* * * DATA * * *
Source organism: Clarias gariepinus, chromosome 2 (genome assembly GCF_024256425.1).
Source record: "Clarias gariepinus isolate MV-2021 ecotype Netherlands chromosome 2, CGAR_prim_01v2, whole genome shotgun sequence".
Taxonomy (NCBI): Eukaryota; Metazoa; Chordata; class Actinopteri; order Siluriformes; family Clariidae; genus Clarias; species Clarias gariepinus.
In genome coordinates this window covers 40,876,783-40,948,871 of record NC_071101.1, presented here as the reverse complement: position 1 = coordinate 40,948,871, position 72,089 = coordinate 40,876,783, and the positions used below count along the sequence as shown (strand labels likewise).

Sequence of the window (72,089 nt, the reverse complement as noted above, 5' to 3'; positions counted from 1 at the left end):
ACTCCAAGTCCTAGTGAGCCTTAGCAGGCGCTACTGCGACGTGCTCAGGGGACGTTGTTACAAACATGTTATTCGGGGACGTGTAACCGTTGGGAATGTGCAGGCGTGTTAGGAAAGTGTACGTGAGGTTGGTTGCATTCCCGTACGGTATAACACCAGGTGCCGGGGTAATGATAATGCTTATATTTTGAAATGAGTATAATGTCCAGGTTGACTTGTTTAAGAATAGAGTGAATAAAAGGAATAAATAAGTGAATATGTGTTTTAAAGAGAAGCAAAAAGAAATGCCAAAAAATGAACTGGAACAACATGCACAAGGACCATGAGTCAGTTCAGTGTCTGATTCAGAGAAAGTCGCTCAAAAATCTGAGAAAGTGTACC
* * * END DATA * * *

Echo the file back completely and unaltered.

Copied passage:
Source organism: Clarias gariepinus, chromosome 2 (genome assembly GCF_024256425.1).
Source record: "Clarias gariepinus isolate MV-2021 ecotype Netherlands chromosome 2, CGAR_prim_01v2, whole genome shotgun sequence".
Taxonomy (NCBI): Eukaryota; Metazoa; Chordata; class Actinopteri; order Siluriformes; family Clariidae; genus Clarias; species Clarias gariepinus.
In genome coordinates this window covers 40,876,783-40,948,871 of record NC_071101.1, presented here as the reverse complement: position 1 = coordinate 40,948,871, position 72,089 = coordinate 40,876,783, and the positions used below count along the sequence as shown (strand labels likewise).

Sequence of the window (72,089 nt, the reverse complement as noted above, 5' to 3'; positions counted from 1 at the left end):
ACTCCAAGTCCTAGTGAGCCTTAGCAGGCGCTACTGCGACGTGCTCAGGGGACGTTGTTACAAACATGTTATTCGGGGACGTGTAACCGTTGGGAATGTGCAGGCGTGTTAGGAAAGTGTACGTGAGGTTGGTTGCATTCCCGTACGGTATAACACCAGGTGCCGGGGTAATGATAATGCTTATATTTTGAAATGAGTATAATGTCCAGGTTGACTTGTTTAAGAATAGAGTGAATAAAAGGAATAAATAAGTGAATATGTGTTTTAAAGAGAAGCAAAAAGAAATGCCAAAAAATGAACTGGAACAACATGCACAAGGACCATGAGTCAGTTCAGTGTCTGATTCAGAGAAAGTCGCTCAAAAATCTGAGAAAGTGTACC